The death of suckegg 7

Last weekend I finished building a new computer. I was forced into this by the death of Suckegg 7, which had been my main gaming PC for 2.5 years*. I’ll do a brief writeup of the new machine build shortly, but to start, I thought I’d share the befuddling tale of its predecessor’s death.

The first clue I had that something was wrong was about a year ago. Randomly when it booted it would forget what its boot drive was, and I would have to go into the bios and reset it to the correct boot drive. I tried a number of things to fix this (resetting the bios, replacing the bios battery, patching the bios), but nothing worked, and at a certain point it stopped letting me patch the bios alltogether. At this point I concluded I had corrupt bios and started thinking maybe I needed a new machine, or at least a new motherboard, after looking into what it would take to fix corrupt bios and deciding it was a no go. There were two problems with buying a new machine though. First, for about the last 15 years I’ve replaced my machine roughly every two years, but when we knew my son Brady was on the way I spent a bit more than I normally would and figured on the machine lasting me 3+ years. This meant I didn’t want to go and build a new machine, I had sunk money into the one I had and wanted to keep it. Second, they no longer manufacture the motherboard I had, and ‘new’ boards on the aftermarket were $300+ – at least $100 over what I paid, so I didn’t want to pay that much to try and swap out the motherboard in the hopes that would fix it. I actually bought a different model of the motherboard with the same chipset, figuring I could swap everything out and manage to get the right device drivers running on the thing, but chickened out at the amount of work it would take to do it.

Bottom line is I sat on my hands for about a year, dealing with the annoyance of sometimes not booting and having to muck about in the bios to get the machine booted. That was more or less working until December, when the newest and lightest used drive in the system died, causing one of those ‘the system is recovering from a serious error’ blue screens and a dead drive. When that happened I did a chkdsk on all the drives (there were 4 – an SSD boot drive, a 1TB game drive, a 2TB media drive, and a 2TB backup drive), and every one of them had serious problems. At that point I freaked and concluded I needed to write images of every volume as a precaution, despite having recent backups of everything, my theory being I would buy new drives and use those images to get me completely back up and running. I have Acronis, one of the best reviewed backup and disk utility packages on Windows, and thought that this would be easy, but then things got freaky. Imaging my 80GB SSD took 3 days. 3 DAYS!!!. The 1TB drive took over a week. Writing that image back out to a newly purchased drive then took another week. A freaking week!!! I tried all kinds of things to get around this – replacing all the SATA cables, pulling everything but the essentials out of the machine (boot drive, ram, cpu, gpu), booting to cd, to usb drive – nothing worked. Speed was abysmal. Meanwhile, during all this flailing about, the machine stopped booting – it would come up bluescreen of death, and could not even boot to safe mode.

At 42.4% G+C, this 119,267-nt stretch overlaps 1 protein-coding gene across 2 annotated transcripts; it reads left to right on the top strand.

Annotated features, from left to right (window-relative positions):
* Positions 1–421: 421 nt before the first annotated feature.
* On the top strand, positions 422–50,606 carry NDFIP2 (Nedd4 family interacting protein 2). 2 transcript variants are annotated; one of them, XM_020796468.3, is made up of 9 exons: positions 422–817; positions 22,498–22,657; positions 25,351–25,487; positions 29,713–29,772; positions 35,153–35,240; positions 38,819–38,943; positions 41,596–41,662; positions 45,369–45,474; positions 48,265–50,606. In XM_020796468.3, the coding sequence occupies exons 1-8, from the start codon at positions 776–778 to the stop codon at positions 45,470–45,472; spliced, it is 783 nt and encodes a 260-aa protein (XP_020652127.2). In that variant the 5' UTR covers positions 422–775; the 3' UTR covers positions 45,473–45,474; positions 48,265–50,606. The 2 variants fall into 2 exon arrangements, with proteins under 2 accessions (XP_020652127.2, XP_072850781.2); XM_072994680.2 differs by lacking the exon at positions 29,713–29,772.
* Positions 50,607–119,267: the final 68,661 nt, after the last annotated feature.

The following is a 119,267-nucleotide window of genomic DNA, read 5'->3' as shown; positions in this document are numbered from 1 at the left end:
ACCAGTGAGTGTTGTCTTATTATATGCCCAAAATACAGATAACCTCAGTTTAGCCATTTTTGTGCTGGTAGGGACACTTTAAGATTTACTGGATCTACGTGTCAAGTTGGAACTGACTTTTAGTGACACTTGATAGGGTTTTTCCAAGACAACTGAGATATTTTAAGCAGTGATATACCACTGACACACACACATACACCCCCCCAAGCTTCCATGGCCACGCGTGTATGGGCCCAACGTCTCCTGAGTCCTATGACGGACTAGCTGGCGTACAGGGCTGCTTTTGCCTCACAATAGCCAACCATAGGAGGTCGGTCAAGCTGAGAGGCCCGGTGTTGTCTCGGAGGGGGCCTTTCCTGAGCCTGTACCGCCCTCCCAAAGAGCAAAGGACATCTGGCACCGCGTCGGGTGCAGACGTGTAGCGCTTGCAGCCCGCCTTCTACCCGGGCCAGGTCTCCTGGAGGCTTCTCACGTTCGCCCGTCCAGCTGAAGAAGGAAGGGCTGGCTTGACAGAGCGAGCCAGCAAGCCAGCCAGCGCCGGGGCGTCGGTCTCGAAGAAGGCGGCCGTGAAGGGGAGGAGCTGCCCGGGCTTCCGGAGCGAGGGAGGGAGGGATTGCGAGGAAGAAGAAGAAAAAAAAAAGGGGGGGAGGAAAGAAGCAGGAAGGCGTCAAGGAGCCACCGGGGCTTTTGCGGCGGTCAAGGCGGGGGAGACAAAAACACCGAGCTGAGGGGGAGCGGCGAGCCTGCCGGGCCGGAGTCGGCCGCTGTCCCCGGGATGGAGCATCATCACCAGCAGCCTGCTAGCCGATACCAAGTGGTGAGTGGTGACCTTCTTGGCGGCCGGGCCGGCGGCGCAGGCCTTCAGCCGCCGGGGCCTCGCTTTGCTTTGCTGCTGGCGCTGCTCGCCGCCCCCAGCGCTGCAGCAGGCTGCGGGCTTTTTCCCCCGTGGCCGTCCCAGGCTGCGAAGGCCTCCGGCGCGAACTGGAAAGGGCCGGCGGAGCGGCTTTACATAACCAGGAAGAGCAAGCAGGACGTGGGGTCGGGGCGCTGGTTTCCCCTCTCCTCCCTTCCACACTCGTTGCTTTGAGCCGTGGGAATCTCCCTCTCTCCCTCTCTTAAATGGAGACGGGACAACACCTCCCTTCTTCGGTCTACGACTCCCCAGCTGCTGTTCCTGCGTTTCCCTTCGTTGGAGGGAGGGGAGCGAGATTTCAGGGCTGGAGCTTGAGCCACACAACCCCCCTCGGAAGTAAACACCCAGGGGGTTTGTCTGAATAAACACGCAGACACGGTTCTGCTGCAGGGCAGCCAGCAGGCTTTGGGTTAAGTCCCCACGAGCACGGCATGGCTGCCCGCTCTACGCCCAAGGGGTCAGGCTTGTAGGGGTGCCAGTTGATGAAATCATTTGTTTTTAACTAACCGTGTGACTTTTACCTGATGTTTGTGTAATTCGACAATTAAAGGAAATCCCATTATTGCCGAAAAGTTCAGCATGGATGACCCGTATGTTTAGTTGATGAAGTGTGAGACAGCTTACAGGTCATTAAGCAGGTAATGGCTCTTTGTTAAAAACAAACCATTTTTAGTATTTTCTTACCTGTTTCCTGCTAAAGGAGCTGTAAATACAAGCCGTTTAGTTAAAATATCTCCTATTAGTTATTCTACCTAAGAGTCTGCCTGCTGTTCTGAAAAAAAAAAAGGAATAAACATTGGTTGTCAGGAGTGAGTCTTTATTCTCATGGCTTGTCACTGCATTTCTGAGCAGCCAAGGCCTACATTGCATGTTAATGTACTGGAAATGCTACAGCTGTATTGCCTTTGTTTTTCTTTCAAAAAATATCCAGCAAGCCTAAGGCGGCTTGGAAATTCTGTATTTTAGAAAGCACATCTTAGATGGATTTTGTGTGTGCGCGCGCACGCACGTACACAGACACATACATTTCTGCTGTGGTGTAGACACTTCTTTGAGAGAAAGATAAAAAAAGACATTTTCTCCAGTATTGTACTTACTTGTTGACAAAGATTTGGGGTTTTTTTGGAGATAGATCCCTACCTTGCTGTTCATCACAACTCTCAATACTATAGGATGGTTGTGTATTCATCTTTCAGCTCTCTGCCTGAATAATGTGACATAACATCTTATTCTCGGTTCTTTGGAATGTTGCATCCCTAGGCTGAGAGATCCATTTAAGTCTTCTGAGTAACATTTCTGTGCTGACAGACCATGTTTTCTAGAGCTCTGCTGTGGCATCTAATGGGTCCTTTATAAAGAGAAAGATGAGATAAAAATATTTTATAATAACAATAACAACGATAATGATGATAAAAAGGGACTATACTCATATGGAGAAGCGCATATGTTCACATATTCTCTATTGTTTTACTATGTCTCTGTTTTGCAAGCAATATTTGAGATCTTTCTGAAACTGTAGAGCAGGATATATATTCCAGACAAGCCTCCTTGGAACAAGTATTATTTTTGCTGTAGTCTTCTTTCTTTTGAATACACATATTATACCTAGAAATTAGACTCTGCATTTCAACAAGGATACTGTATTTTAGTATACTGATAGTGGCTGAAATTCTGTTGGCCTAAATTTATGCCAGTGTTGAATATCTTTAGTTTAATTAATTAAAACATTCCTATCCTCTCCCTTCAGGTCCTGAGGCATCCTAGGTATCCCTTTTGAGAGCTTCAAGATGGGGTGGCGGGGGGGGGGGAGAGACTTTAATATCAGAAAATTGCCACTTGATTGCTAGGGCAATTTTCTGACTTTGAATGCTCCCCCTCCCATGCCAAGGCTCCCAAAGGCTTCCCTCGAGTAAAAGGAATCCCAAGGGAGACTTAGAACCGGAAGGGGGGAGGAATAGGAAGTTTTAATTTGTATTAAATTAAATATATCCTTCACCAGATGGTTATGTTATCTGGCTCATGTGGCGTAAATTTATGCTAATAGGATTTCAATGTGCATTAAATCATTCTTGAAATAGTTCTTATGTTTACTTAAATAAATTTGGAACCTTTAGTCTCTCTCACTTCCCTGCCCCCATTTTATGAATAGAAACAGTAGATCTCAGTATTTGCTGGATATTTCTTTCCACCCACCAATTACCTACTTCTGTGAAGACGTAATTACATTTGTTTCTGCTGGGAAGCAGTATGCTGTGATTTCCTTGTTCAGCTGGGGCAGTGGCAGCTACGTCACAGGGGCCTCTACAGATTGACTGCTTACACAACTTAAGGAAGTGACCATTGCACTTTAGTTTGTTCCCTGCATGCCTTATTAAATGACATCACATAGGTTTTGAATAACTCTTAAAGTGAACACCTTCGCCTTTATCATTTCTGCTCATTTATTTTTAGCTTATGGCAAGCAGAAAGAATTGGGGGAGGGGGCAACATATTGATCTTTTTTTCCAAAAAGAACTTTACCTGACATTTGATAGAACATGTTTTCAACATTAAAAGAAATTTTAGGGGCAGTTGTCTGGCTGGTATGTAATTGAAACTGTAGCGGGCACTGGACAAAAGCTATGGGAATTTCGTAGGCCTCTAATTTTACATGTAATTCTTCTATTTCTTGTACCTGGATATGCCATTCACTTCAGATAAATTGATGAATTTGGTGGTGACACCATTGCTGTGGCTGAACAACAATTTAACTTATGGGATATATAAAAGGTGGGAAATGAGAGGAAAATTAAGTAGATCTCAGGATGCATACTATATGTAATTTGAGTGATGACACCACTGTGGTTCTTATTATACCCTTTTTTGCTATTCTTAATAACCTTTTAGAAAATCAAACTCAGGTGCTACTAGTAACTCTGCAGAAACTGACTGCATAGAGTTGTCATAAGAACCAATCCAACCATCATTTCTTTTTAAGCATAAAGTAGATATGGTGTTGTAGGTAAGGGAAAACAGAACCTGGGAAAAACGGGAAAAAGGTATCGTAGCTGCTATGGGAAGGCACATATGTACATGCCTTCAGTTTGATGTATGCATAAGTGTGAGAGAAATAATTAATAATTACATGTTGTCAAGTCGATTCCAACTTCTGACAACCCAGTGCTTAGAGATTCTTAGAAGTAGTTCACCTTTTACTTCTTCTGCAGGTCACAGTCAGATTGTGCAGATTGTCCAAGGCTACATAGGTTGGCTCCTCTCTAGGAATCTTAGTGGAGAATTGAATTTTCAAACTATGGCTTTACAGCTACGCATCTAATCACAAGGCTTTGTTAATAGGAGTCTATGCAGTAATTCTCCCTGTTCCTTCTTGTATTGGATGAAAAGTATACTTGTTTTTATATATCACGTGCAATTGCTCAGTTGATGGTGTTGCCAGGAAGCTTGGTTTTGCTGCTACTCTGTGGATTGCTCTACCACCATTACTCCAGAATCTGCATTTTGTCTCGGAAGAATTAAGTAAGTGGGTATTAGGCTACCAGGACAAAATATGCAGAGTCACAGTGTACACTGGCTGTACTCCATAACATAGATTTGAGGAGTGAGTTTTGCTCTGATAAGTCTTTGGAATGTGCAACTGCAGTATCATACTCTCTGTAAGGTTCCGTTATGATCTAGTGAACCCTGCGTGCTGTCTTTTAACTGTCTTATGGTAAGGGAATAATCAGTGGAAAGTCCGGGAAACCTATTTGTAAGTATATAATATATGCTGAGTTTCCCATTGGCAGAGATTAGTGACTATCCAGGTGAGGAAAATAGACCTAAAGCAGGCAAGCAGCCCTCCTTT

At that point I became so frustrated I stopped touching the thing for a couple of weeks. Eventually I brought it into a local pc repair shop, figuring my time was worth more than the $50 they would charge me to tell me what the hell was wrong with the thing. That was only partly true as it turned out. They came back with a diagnosis of bad sectors on the SSD where a critical windows file was located (which I had already kind of sussed out), and offered to do a data migration for $100-200 depending on how complex that turned out to be. Worst case $200+150 for a new SSD, with me thinking the motherboard was the root of the problem and this money would not fix the issues caused me to bail on the machine. I bought new parts and built a new box. I’ll write that up shortly as per custom, but the spoiler is it was easy this go around, cost me about $850, and I’ll be selling off the remaining working parts from the old machine on ebay to subsidize the purchase shortly. I figure I can get around $300 for those, meaning my out of pocket is not much worse than the repair costs quoted by the repair shop ($350 vs. $550), for a repair I didn’t have confidence in. My one remaining question is, what the hell went wrong with the old one? My best guess is bios corruption introduced data corruption problems on the sata devices, but it’s really just a guess. Anyone else want to weigh in?

*(the name Suckegg 7 derives from when I first moved from Macs to PC’s oh so many years ago. That was in the Windows 95 era, and I joked with friends at the time that Windows sucked eggs in compared to Macs, which I then used as its network name (suckegg). Suckegg 7 isn’t the 7th machine in the sequence, but it was the first running Windows 7, so….)

One thought on “The death of suckegg 7

  1. dlh says:

    I forgot to mention one tidbit, which is on the new machine, writing the backup images using Acronis took only a couple of hours, as I had expected them to on the old machine. This reinforces my opinion that something was seriously wrong with the old motherboard. This also meant getting myself back to where I had been was pretty quick and easy using my backup images. 1.5 thumbs up for Acronis here.


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